A study of 377,000 sheds light on the role played by the genome in eczema
Atopic dermatitis, a type of eczema, afflicts approximately one out of every five children and one out of every twelve adults. Though knowledge of the genome is crucial to assessing the likelihood that an individual will develop atopic dermatitis, most genes responsible for the condition have not yet been discovered.
The team of international researchers that conducted the largest genetic study of atopic dermatitis to this point pooled data obtained from 377,000 subjects in 40 different projects around the world.
31 currently known
“We identified ten new genetic variations, making a total of 31 that are currently known to be associated with atopic dermatitis,” says Bo Jacobsson, a professor at Sahlgrenska Academy who was a member of the team. “Of particular interest is that each of the new ones has a role to play in regulation of the immune system.”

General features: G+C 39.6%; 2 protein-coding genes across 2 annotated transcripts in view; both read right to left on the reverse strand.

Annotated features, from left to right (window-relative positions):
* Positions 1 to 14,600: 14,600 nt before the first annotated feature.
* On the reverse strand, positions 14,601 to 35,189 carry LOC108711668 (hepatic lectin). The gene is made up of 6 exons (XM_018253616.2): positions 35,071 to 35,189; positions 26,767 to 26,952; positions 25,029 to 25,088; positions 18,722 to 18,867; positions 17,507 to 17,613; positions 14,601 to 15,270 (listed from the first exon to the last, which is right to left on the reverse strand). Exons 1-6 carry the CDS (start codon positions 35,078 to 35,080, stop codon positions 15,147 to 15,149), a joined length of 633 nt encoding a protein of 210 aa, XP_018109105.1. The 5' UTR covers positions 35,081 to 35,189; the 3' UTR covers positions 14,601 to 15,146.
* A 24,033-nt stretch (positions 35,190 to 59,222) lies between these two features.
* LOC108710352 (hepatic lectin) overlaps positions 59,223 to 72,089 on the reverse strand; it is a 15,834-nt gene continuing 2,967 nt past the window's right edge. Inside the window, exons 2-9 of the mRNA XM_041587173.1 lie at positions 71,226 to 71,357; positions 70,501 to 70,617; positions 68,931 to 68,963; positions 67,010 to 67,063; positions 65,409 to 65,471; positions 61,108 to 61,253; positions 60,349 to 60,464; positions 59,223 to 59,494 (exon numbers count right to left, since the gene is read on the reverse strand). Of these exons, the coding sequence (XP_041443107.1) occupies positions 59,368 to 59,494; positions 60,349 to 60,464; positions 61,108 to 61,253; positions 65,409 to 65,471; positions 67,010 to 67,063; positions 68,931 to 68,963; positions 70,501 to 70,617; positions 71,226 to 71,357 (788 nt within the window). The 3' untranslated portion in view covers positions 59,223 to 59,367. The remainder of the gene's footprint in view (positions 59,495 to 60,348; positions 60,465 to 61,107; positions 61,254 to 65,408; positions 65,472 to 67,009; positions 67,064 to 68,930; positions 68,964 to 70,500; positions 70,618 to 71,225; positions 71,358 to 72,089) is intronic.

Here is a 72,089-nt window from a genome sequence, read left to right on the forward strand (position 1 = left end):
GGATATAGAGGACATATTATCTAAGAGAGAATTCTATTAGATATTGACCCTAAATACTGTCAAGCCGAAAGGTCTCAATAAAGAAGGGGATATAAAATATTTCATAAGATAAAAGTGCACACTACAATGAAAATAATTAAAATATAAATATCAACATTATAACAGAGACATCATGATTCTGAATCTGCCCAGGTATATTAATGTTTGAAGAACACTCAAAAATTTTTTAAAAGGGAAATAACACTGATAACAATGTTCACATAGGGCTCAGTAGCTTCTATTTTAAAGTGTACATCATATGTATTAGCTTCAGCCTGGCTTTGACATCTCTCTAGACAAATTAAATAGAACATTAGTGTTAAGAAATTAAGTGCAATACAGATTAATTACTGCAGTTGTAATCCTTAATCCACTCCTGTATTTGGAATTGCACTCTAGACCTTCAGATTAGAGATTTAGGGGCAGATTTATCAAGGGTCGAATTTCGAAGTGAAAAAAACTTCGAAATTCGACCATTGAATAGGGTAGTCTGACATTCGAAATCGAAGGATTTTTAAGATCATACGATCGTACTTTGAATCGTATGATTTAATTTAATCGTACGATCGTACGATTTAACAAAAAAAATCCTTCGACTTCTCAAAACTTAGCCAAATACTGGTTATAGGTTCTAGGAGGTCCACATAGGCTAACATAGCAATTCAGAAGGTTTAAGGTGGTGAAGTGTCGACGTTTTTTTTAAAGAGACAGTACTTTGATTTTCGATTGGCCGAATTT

The researchers found evidence of genetic overlap between atopic dermatitis and other illnesses, including inflammatory bowel disease.
“While the new variations contribute in only a small way to the risk of developing atopic dermatitis, knowing about them will raise our awareness about the mechanisms of the various diseases,” Professor Jacobsson says. “Our ultimate hope is that additional treatment methods will emerge as a result.”
Although the importance of genetic factors in the pathogenesis of atopic dermatitis had already been established, the sheer size of this study allowed researchers to fine tune their understanding and obtain more information about the ways that autoimmune mechanisms run amok as the disease develops.
A total of 21,399 cases of European, African, Japanese and Latino ancestry were first compared in 22 different studies with 95,464 controls. The findings were then replicated in 18 studies of 32,059 cases and 228,628 controls.
“Multi-ancestry genome-wide association study of 21,000 cases and 95,000 controls identifies new risk loci for atopic dermatitis” was published in Nature Genetics online on October 19.
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Bo Jacobsson, Professor, Sahlgrenska Academy, University of Gothenburg
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